Dogs’ Dialogue opens to a shot of an abandoned dog that has been tied to the structural frame of a discarded piece of broken furniture at a derelict open field, territorially barking to ward off an unleashed, stray dog hovering nearby. The image of vicious, primal social interaction carries through to an idiosyncratic visual transition: a sequence of photographic stills presented against the thoughtful, expressive voice of an off-screen narrator (Robert Darmel) as he recounts the tragic tale of a little girl taunted by her classmates who accidentally learns one day that her mother is in fact not her biological mother. The traumatic revelation would inevitably mark the young heroine’s life as she confronts her biological mother in an attempt find to the reason for her rejection only to discover even more heartbreaking evasion and ambiguity in her parental identity. Unable to find closure, Monique (Silke Humel) runs away to Bordeaux in order to escape her past and falls into a reckless, sordid, and emotionally vacuous existence as a prostitution and later, as a kept woman to a wealthy older man. Driven by a pathological attraction towards ephemeral and transitory affection, Monique would stumble through a series of meaningless affairs until an encounter with a television repairman named Henri (Eva Simonet) from her hometown seemingly offers her a glimpse for the possibility of a respectable, normal life away from the streets.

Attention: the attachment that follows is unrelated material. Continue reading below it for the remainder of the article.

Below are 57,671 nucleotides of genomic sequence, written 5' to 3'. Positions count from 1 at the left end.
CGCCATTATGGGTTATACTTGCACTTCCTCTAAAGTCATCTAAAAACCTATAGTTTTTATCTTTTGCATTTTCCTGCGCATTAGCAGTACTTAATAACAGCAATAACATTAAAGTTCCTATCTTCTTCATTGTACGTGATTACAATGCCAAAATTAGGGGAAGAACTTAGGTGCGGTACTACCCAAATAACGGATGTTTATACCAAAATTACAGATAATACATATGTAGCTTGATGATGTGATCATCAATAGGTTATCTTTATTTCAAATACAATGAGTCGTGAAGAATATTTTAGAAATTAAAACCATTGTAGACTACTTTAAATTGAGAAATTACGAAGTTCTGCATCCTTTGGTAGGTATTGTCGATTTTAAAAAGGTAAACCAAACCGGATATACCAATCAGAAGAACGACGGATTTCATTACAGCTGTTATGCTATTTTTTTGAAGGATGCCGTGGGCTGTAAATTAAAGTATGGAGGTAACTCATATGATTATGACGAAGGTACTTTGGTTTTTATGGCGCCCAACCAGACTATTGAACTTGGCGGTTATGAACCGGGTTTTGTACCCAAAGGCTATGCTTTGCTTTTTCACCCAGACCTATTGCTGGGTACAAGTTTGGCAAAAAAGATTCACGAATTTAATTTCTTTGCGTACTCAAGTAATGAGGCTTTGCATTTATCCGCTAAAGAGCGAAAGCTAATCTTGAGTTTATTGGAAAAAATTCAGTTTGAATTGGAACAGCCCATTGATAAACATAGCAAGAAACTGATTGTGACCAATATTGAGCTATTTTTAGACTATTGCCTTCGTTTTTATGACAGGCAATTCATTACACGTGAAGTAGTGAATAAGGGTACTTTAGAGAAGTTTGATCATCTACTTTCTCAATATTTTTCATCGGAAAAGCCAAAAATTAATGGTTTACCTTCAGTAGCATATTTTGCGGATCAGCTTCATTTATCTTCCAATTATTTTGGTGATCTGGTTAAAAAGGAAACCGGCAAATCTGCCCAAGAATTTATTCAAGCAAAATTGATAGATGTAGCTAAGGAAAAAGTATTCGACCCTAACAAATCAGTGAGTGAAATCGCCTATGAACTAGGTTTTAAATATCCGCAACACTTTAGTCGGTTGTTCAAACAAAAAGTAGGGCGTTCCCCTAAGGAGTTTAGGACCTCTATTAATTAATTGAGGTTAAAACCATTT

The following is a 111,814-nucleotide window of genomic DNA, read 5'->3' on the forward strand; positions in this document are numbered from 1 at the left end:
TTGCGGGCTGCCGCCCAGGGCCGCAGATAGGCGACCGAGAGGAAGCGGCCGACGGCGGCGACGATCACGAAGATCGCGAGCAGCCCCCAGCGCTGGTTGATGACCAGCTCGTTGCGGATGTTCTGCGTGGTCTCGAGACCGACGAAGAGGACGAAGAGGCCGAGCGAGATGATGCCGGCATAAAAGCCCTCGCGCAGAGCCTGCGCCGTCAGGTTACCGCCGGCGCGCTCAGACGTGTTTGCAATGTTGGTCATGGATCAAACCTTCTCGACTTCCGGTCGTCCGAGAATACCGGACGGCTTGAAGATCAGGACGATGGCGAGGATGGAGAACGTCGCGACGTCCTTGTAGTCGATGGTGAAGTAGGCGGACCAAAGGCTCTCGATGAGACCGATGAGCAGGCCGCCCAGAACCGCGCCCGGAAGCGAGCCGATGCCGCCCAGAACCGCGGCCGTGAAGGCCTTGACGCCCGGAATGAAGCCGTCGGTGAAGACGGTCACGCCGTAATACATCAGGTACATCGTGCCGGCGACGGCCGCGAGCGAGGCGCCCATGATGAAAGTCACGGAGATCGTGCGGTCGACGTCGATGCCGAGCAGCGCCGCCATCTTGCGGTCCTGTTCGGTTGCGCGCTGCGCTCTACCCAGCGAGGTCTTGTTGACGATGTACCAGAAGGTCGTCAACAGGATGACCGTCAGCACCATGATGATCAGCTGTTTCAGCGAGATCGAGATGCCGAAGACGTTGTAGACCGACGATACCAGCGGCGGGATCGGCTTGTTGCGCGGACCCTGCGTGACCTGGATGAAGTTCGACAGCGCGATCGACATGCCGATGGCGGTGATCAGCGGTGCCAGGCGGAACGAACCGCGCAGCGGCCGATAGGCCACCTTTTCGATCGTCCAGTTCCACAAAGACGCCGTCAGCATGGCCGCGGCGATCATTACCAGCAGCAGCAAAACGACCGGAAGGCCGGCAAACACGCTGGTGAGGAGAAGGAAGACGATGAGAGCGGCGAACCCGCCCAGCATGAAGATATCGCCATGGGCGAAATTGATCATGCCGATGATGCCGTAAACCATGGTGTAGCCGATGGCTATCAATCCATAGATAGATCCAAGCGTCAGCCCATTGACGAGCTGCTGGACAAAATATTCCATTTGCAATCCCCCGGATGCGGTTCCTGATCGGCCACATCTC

Recalling the photographic fictional essays of Chris Marker (most notably, La Jetée) infused with the tongue-in-cheek, sexual role-reversal chamber melodramas of R. W. Fassbinder (most notably, the staged, hermetic insularity of The Bitter Tears of Petra von Kant and In the Year of 13 Moons), Dogs’ Dialogue is a wryly overwrought and vertiginously intricate, yet intelligently constructed austere comedy on identity, longing, and inextricable destiny. Reducing character interaction and narrative progression into a series of highly formalized essential images supplemented through explicative third-person narration – a playfully synthetic and intentionally self-conscious distillation of the role of the actor that the filmmaker would subsequently re-examine in his integration of tableaux vivants in The Hypothesis of the Stolen Painting and Genealogies of a Crime – Raoul Ruiz presents an insightful (and incisive) exposition on the deconstruction of performance in the narrative and thematic development of a film. Ruiz juxtaposes recurring, interstitial active footage of leashed and caged barking dogs and aesthetically (and oppressively) commodified urban landscape of sidewalk barriers, multi-directional road signage, and architecturally identical (and visually interchangeable) high-density residential complexes against the film’s drolly convoluted and infinitely recursive plot (from a script co-written by Nicole Muchnik and Raoul Ruiz) in order to create an intrinsic sense of claustrophobia and inescapability that reflects the characters’ own circumstantial entrapment, anonymity, and existential limbo. It is this pervasive sentimental inertia and illusory search for transcendence that is invariably revealed in the static, lingering snapshots of the dissociated, archetypal characters: a subtly reinforcing image of transitory validation captured within the ephemeral frames of an alienated and impersonal conventional motion picture.
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